2012 is the year of the megapixel. Even small, pocket-sized phones can deliver 12 megapixels-plus, meaning that it is possible to get professional-quality shots from a point-and-shoot camera. With resolution numbers moving ever-higher, camera-shoppers need other ways to compare cameras. Of course, certain types of picture-shooters have certain needs that different styles of camera can address. The interchangeable lenses, accessories, and controls make digital SLR cameras the top choice for pro photographers and those who want to take quality pictures. For others, the convenience of a pocket-sized point-and-shoot is the deciding factor when it comes to choosing a camera style. Luckily, some of 2012’s best cameras can offer a high level of control in a small package.
In the market for a camera this year? Here is where you should look.
Fujifilm Finepix X100
This 12.3 megapixel camera has a price tag that sits at more than $1,000. However, it is one of the best compacts on the market, with a level of control that is usually only found in pro-level DSLRs. Surprisingly, this camera has a retro style, not unlike early compact film cameras. The lens hearkens back to the early days of 35mm film cameras as well. What really makes the Finepix X100 stand out is its exposure controls and unique hybrid viewfinder. A cheaper alternative (about $600), is the Fujifilm Finepix X10, which offers a similar classic style, but without so many bells and whistles.
Nikon Coolpix P310
This pocket-sized camera, with its 4.2x optical zoom, is a good choice for point and shoot enthusiasts who care about overall picture quality. Getting crystal-clear pictures is easy thanks to this device’s 16 megapixels. This camera works well in low light conditions because of its rear-lighted CMOS sensor. Advanced shooters won’t find the level of control they’ll get with the Finepix X100, but the $315 price tag makes this Nikon a great value for people in search of a quality pocket-sized picture-taker.
The Rebel continues to be the best choice for those seeking an entry-level DSLR. It can even perform well for advanced photographers (it is a top choice for pros seeking a quality back-up) thanks to its user-friendly controls and the fact that it works with Canon’s huge array of lenses. Different shooting modes and a variety of automatic features can make it possible for novice DSLR users to get the best picture every time, even if they don’t know how to get the most out of their manual settings.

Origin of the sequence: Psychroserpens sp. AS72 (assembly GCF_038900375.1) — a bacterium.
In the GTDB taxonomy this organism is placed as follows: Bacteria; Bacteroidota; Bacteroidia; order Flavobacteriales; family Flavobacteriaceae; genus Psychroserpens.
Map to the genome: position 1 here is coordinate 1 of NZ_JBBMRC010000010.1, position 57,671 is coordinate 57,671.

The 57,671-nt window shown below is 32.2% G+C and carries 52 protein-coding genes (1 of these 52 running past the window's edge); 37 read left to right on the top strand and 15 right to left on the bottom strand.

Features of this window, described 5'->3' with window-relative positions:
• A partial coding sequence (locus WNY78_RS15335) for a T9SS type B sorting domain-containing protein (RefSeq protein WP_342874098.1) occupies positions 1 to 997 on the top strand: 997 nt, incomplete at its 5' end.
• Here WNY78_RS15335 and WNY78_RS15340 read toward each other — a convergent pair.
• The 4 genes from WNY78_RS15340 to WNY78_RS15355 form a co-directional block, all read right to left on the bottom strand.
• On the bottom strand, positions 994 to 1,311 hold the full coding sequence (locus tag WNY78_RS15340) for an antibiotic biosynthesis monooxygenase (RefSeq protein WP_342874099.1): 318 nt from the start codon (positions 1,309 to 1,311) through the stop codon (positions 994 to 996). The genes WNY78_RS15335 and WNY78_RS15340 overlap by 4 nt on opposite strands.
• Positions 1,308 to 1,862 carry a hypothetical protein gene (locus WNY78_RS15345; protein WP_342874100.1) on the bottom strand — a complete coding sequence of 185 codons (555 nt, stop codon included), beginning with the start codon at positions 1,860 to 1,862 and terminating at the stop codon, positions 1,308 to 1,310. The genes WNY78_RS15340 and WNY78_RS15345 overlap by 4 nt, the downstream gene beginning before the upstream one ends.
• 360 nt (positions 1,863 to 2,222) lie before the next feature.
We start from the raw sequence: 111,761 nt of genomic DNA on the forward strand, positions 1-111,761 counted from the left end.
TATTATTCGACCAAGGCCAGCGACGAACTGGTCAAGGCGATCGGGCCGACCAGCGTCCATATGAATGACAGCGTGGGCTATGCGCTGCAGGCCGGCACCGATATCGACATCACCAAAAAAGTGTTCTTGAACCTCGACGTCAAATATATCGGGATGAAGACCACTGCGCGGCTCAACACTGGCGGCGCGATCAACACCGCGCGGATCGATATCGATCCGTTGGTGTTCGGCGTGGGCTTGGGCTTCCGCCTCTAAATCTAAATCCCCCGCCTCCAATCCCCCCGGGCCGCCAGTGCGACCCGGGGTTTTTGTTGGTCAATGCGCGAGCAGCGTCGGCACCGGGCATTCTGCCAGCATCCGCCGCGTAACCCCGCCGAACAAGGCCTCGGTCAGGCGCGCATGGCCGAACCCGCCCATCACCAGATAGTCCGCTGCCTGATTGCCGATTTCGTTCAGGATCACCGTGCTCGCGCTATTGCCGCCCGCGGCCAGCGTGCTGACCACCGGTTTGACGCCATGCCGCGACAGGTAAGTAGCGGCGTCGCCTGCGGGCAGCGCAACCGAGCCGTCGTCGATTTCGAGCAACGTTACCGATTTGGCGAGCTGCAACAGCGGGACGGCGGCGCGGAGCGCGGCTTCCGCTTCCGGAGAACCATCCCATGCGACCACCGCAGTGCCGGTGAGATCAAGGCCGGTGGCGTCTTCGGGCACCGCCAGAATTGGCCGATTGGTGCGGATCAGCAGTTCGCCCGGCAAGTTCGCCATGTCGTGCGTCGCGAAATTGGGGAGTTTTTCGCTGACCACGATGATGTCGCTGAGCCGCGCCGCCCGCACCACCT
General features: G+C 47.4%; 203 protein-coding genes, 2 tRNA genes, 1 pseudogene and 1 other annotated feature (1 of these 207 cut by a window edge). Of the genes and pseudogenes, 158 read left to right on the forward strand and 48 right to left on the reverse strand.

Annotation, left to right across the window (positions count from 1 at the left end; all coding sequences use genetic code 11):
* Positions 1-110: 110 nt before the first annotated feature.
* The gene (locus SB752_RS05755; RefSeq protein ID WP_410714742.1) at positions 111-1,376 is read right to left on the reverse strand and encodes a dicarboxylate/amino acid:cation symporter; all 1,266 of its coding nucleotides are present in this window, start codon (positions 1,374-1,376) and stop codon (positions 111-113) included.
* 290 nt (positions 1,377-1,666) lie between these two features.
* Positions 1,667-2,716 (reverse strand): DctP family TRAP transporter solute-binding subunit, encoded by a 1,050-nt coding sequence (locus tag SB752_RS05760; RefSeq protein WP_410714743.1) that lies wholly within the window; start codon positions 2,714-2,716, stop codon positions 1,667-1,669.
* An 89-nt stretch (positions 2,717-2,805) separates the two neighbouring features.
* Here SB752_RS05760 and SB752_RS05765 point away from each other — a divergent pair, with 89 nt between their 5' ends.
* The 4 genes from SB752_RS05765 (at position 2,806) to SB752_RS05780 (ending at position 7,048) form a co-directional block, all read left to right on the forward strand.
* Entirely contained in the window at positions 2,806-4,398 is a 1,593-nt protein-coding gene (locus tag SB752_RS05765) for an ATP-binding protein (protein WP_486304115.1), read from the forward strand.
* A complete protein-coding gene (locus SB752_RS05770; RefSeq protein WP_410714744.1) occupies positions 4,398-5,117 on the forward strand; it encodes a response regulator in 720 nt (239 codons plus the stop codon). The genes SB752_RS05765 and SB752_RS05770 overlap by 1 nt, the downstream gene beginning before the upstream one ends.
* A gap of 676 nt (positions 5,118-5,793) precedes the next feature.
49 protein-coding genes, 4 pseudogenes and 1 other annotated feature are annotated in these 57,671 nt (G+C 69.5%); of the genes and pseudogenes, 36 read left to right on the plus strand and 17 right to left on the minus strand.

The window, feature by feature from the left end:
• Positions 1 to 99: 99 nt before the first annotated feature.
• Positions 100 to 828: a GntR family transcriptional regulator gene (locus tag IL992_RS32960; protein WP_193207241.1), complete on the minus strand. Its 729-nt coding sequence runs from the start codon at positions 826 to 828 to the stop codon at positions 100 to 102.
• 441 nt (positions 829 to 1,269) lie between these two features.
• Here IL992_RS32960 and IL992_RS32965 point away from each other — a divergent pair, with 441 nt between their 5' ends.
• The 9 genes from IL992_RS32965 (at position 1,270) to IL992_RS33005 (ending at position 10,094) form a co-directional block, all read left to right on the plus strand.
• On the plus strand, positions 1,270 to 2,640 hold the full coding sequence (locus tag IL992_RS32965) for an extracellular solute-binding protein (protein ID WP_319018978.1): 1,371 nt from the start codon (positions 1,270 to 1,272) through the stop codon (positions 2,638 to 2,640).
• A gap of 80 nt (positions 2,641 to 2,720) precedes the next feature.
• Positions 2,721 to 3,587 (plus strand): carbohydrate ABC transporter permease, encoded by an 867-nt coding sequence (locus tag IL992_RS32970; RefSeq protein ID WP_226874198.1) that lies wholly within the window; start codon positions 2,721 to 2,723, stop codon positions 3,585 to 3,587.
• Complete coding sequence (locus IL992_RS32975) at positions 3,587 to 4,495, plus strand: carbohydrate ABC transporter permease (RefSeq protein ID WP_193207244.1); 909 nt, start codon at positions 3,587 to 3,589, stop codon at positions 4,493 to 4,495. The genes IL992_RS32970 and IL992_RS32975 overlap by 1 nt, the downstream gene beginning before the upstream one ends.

Panasonic Lumix DMC-ZS20
This compact super-zoom camera is one of the best options for those seeking a quality camera for less than $300. Coming in at about $250, it beats most of the similarly-priced competition hands-down. It can shoot high quality video and automatically handle a variety of difficult lighting situations. A touch-screen interface makes it a pleasure to navigate and control manual settings if needed.
Canon EOS 5D Mark II
This camera is for pros and and advanced shooters who want a feature-rich DSLR that can shoot HD video and provide the tools that can make shooting possible in any kind of condition. At $2500, this isn’t a camera for budget-minded deal-seekers, but it is a great and long-awaited update of the 5D line that has long been the tool of choice for skilled photographers. 17 megapixels is more than enough for most shooting needs, but not the highest in the advanced DSLR market. A muscular image processor gives the 5D the ability to create broadcast-quality HD video without even breaking a sweat. In short, despite its relatively high price tag, this camera is packed with value for people who want to get the most features for their money.